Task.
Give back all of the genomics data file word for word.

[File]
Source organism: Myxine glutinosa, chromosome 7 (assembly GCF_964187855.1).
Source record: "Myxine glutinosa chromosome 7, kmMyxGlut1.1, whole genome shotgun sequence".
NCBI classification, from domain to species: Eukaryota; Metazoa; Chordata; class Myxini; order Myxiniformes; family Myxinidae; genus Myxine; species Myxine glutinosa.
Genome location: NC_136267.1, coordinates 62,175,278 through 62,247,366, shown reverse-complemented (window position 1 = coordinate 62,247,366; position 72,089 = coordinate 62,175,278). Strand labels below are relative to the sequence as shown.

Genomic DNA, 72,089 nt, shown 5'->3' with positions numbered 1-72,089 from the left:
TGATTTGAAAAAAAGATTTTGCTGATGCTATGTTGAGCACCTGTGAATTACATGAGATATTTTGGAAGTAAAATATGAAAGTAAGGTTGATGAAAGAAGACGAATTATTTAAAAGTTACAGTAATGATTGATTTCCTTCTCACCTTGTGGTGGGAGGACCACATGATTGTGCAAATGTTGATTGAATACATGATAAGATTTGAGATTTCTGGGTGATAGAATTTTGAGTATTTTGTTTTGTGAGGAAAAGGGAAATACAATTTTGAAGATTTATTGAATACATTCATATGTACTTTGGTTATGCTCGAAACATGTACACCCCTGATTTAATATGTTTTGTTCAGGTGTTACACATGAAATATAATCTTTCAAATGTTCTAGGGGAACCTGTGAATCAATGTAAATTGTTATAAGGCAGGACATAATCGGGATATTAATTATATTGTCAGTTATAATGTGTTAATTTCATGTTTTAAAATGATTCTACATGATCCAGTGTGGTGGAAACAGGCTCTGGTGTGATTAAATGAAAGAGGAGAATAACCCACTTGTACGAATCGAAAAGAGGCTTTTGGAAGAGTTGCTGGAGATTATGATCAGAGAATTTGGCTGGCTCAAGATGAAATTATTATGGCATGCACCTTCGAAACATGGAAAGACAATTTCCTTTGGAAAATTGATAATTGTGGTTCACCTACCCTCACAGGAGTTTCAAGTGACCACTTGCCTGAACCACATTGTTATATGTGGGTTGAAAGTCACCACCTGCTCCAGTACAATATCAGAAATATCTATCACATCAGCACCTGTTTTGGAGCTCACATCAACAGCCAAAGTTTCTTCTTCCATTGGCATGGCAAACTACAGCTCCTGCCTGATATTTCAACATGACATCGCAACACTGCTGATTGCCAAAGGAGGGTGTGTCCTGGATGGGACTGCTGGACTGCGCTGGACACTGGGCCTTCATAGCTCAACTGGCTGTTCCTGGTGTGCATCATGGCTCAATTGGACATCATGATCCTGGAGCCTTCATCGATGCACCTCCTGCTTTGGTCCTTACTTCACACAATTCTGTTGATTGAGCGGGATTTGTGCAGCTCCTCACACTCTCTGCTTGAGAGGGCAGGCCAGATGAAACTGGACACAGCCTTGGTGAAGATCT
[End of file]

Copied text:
Source organism: Myxine glutinosa, chromosome 7 (assembly GCF_964187855.1).
Source record: "Myxine glutinosa chromosome 7, kmMyxGlut1.1, whole genome shotgun sequence".
NCBI classification, from domain to species: Eukaryota; Metazoa; Chordata; class Myxini; order Myxiniformes; family Myxinidae; genus Myxine; species Myxine glutinosa.
Genome location: NC_136267.1, coordinates 62,175,278 through 62,247,366, shown reverse-complemented (window position 1 = coordinate 62,247,366; position 72,089 = coordinate 62,175,278). Strand labels below are relative to the sequence as shown.

Genomic DNA, 72,089 nt, shown 5'->3' with positions numbered 1-72,089 from the left:
TGATTTGAAAAAAAGATTTTGCTGATGCTATGTTGAGCACCTGTGAATTACATGAGATATTTTGGAAGTAAAATATGAAAGTAAGGTTGATGAAAGAAGACGAATTATTTAAAAGTTACAGTAATGATTGATTTCCTTCTCACCTTGTGGTGGGAGGACCACATGATTGTGCAAATGTTGATTGAATACATGATAAGATTTGAGATTTCTGGGTGATAGAATTTTGAGTATTTTGTTTTGTGAGGAAAAGGGAAATACAATTTTGAAGATTTATTGAATACATTCATATGTACTTTGGTTATGCTCGAAACATGTACACCCCTGATTTAATATGTTTTGTTCAGGTGTTACACATGAAATATAATCTTTCAAATGTTCTAGGGGAACCTGTGAATCAATGTAAATTGTTATAAGGCAGGACATAATCGGGATATTAATTATATTGTCAGTTATAATGTGTTAATTTCATGTTTTAAAATGATTCTACATGATCCAGTGTGGTGGAAACAGGCTCTGGTGTGATTAAATGAAAGAGGAGAATAACCCACTTGTACGAATCGAAAAGAGGCTTTTGGAAGAGTTGCTGGAGATTATGATCAGAGAATTTGGCTGGCTCAAGATGAAATTATTATGGCATGCACCTTCGAAACATGGAAAGACAATTTCCTTTGGAAAATTGATAATTGTGGTTCACCTACCCTCACAGGAGTTTCAAGTGACCACTTGCCTGAACCACATTGTTATATGTGGGTTGAAAGTCACCACCTGCTCCAGTACAATATCAGAAATATCTATCACATCAGCACCTGTTTTGGAGCTCACATCAACAGCCAAAGTTTCTTCTTCCATTGGCATGGCAAACTACAGCTCCTGCCTGATATTTCAACATGACATCGCAACACTGCTGATTGCCAAAGGAGGGTGTGTCCTGGATGGGACTGCTGGACTGCGCTGGACACTGGGCCTTCATAGCTCAACTGGCTGTTCCTGGTGTGCATCATGGCTCAATTGGACATCATGATCCTGGAGCCTTCATCGATGCACCTCCTGCTTTGGTCCTTACTTCACACAATTCTGTTGATTGAGCGGGATTTGTGCAGCTCCTCACACTCTCTGCTTGAGAGGGCAGGCCAGATGAAACTGGACACAGCCTTGGTGAAGATCT